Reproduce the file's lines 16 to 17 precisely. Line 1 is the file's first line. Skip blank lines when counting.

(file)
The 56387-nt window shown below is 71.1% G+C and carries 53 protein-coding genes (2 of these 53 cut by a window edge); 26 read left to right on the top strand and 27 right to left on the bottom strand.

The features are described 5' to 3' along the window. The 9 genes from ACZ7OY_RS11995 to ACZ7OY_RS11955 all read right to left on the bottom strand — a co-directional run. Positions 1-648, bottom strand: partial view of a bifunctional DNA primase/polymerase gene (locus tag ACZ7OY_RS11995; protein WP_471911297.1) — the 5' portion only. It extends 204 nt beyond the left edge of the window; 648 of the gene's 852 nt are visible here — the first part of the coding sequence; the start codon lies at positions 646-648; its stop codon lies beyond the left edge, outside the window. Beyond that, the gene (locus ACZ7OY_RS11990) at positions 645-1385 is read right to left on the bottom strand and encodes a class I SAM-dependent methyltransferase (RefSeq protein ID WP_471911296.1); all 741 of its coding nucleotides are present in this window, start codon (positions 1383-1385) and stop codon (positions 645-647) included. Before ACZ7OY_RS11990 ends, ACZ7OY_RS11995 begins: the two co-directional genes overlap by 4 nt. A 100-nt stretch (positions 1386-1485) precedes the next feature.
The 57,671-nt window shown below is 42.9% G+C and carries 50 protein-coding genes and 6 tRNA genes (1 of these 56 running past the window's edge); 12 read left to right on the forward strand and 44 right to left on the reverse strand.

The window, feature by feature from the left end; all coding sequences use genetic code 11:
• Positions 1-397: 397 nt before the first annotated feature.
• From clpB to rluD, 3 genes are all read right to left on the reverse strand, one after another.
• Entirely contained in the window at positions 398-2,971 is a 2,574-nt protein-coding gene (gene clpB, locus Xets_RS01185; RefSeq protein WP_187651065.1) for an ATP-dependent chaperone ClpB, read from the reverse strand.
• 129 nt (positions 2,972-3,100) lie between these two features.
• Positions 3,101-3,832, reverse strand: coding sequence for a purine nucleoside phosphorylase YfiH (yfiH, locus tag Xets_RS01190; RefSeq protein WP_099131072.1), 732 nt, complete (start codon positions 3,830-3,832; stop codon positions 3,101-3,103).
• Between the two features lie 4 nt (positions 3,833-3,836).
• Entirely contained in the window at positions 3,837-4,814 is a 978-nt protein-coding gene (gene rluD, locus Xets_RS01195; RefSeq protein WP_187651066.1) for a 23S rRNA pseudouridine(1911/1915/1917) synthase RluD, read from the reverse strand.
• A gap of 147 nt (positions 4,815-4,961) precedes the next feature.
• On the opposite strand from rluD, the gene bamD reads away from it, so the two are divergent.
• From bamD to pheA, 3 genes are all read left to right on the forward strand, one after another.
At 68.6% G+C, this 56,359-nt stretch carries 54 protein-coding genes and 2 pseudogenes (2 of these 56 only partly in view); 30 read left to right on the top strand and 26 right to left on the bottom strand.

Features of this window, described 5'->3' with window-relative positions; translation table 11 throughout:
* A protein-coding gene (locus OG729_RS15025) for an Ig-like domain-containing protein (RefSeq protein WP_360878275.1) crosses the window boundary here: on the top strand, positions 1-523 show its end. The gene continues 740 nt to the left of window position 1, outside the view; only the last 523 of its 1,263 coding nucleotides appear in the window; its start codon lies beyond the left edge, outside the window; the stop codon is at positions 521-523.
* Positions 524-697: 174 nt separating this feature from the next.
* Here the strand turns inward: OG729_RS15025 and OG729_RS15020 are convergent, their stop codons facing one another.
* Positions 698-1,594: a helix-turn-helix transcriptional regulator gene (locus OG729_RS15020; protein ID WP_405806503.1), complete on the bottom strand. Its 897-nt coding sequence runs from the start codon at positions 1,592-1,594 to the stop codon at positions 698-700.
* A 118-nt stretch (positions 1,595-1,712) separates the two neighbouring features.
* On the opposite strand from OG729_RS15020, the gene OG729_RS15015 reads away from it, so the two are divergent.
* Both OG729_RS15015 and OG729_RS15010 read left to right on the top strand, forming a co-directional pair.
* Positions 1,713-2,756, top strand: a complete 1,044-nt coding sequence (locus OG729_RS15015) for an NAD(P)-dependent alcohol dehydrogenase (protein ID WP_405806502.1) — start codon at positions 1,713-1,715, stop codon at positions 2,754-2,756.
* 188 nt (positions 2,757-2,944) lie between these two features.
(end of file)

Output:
Features of this window, described 5'->3' with window-relative positions; translation table 11 throughout:
* A protein-coding gene (locus OG729_RS15025) for an Ig-like domain-containing protein (RefSeq protein WP_360878275.1) crosses the window boundary here: on the top strand, positions 1-523 show its end. The gene continues 740 nt to the left of window position 1, outside the view; only the last 523 of its 1,263 coding nucleotides appear in the window; its start codon lies beyond the left edge, outside the window; the stop codon is at positions 521-523.